ACCC Chairwoman Gina Cass-Gottlieb Sets $35 Million Stance as New Merger Regulations Approach

Gina Cass-Gottlieb

Planned changes to make Australia’s rules for buying and merging companies stricter mean that even deals worth $35 million will need approval from the competition watchdog.

Gina Cass-Gottlieb, the head of the Australian Competition and Consumer Commission, says this new starting point for checking deals is part of the biggest update to merger laws since the 1970s. This rule will be set after talking to businesses and could go up when the new laws start in 2026.

“The Treasury task force plans to start discussions on the thresholds soon,” she explained.

“Currently, they are considering several criteria for these thresholds. One is a financial measure: things like turnover, revenue, or the value of the transaction to determine its significance. They are also thinking about using market share as another possible trigger.”

Last week, Treasurer Jim Chalmers introduced reforms that would give the ACCC the power to scrutinize mergers that might hinder competition, while also speeding up the review process for those seen as promoting competition.

Transactions that exceed a financial or market share threshold, which has not yet been set, would have to be reported to the ACCC and receive approval before moving forward.

A public register of all mergers and acquisitions reported to the ACCC will be created and maintained, a step that the watchdog says will align Australia with other similar countries.

“Based on our extensive experience and reviewing cases where we identified issues over the years, we initially found that $35 million was typically the threshold for problematic mergers, although this has evolved over time,” Ms. Cass-Gottlieb explained.

The chair of the competition watchdog, who took over from Rod Simms in March 2022, emphasized the importance of not setting the threshold so high that it overlooks transactions that require additional examination.

“We aim to ensure the threshold is broad enough. The task force will encounter businesses that prefer a narrower scope. However, as demonstrated by the Government’s policy announcements so far, a balance will be struck,” she stated.

Gina Cass-Gottlieb added, “We believe it would be more prudent to initially set the threshold lower and possibly raise it later, rather than starting too high and missing significant transactions that then require lowering it.”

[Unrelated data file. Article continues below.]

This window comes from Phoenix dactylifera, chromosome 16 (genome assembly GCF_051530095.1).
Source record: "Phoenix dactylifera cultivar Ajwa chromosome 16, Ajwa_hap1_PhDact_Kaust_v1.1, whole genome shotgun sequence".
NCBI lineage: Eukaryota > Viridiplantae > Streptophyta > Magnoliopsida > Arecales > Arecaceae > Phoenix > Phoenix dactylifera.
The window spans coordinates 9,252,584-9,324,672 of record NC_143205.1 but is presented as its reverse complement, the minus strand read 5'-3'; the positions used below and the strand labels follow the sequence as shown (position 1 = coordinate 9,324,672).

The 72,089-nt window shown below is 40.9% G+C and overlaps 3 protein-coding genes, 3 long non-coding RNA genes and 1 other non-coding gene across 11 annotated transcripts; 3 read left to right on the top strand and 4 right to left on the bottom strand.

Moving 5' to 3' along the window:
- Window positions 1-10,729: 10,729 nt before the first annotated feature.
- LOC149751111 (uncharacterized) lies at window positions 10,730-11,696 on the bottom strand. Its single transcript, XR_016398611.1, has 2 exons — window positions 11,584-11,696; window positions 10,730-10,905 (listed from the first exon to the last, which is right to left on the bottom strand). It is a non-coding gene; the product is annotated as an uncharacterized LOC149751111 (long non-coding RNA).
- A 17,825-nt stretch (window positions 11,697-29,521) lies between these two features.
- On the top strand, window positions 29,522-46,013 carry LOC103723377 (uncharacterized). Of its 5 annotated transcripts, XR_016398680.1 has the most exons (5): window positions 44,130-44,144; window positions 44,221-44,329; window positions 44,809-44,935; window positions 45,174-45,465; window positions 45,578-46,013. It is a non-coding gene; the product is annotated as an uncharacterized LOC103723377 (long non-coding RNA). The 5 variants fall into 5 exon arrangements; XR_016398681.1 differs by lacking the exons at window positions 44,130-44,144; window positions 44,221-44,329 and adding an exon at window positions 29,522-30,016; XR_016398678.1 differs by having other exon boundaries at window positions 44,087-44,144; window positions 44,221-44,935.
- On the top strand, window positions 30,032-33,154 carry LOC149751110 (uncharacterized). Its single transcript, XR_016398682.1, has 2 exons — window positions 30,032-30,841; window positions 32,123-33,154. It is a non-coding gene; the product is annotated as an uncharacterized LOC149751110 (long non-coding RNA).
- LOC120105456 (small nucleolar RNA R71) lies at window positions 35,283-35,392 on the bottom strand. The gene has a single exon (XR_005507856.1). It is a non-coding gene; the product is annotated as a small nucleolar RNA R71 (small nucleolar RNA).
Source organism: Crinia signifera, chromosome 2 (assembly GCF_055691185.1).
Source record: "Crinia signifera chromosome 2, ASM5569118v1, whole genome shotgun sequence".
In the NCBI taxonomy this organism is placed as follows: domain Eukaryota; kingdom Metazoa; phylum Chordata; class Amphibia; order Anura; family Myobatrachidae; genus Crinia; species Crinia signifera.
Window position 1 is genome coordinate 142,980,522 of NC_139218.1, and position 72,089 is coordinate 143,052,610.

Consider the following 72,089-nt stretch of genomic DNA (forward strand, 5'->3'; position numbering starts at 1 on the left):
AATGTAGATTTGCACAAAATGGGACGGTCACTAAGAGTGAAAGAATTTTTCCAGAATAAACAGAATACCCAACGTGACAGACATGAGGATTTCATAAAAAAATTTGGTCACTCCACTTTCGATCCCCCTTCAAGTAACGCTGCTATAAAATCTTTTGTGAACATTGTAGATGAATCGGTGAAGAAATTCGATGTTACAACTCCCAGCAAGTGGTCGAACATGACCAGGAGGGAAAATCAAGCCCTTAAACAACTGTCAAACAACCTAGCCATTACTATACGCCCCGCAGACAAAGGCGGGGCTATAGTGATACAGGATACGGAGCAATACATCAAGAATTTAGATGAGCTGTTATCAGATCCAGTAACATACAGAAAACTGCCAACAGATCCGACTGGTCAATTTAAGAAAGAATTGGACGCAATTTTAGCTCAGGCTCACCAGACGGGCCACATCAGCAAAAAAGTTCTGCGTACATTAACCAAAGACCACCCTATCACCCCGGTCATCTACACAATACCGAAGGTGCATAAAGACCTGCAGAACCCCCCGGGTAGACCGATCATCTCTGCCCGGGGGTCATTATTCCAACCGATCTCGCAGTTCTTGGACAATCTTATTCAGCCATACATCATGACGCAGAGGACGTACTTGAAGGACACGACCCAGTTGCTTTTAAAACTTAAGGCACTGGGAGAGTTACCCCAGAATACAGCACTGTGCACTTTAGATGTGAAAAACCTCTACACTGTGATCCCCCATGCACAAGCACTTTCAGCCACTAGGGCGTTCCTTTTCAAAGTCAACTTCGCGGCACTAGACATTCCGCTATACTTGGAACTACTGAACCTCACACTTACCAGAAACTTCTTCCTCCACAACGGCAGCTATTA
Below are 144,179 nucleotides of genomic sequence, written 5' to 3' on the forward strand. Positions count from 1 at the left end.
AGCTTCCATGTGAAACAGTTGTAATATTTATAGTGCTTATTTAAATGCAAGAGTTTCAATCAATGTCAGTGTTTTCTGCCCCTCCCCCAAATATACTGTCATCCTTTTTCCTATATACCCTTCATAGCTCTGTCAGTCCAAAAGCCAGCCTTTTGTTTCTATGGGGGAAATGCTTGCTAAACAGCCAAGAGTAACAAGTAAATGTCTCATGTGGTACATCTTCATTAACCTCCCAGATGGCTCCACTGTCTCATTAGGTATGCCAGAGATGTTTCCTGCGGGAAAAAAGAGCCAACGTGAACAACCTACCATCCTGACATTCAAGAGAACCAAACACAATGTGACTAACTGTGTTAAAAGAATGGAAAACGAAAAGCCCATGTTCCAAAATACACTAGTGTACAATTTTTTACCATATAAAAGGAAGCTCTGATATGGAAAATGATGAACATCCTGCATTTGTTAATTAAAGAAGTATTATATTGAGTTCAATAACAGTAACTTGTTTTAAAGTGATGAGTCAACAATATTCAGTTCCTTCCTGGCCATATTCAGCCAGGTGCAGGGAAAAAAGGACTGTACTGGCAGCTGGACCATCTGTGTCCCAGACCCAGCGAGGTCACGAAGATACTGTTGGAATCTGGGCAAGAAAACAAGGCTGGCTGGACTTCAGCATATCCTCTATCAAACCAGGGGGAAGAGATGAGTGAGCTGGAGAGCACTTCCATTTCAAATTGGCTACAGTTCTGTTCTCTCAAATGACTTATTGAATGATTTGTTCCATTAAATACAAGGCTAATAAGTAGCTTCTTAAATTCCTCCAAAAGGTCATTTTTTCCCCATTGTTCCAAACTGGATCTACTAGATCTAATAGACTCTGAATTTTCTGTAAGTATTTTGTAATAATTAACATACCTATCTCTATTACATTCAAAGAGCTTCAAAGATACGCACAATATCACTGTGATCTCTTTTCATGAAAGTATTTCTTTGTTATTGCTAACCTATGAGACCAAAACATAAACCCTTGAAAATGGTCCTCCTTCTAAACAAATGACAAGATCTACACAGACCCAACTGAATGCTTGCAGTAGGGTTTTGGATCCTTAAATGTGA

Some business organizations worry that the proposed reforms could create more bureaucratic hurdles or deter foreign investment in Australia, but Ms. Cass-Gottlieb argues that it’s incorrect to assume these changes would harm competitiveness.

She explained, “The vast majority of mergers, which are not likely to affect competition and actually encourage investment and innovation, will be processed swiftly.”

“I am confident that 80 to 90 percent of the mergers we review will be expedited in this manner, allowing us to concentrate our efforts and resources on those that could potentially restrict competition,” she added.

Her remarks coincide with senior executives from Coles and Woolworths facing tough questioning in a Senate inquiry about supermarket prices during a cost of living crisis. This situation has raised significant concerns about whether these two companies are operating as a duopoly.

Gina Cass-Gottlieb noted that it was “difficult” to determine whether the supermarket consolidations that occurred in the late 1980s and 1990s would have taken place if she had been in charge at the time.

“What I am sure of is that we would have had a better capability to scrutinize each transaction,” she stated.

“We would have had better oversight. Looking ahead, the reforms will prove to be very beneficial,” she further said.

Leave a Reply

Your email address will not be published. Required fields are marked *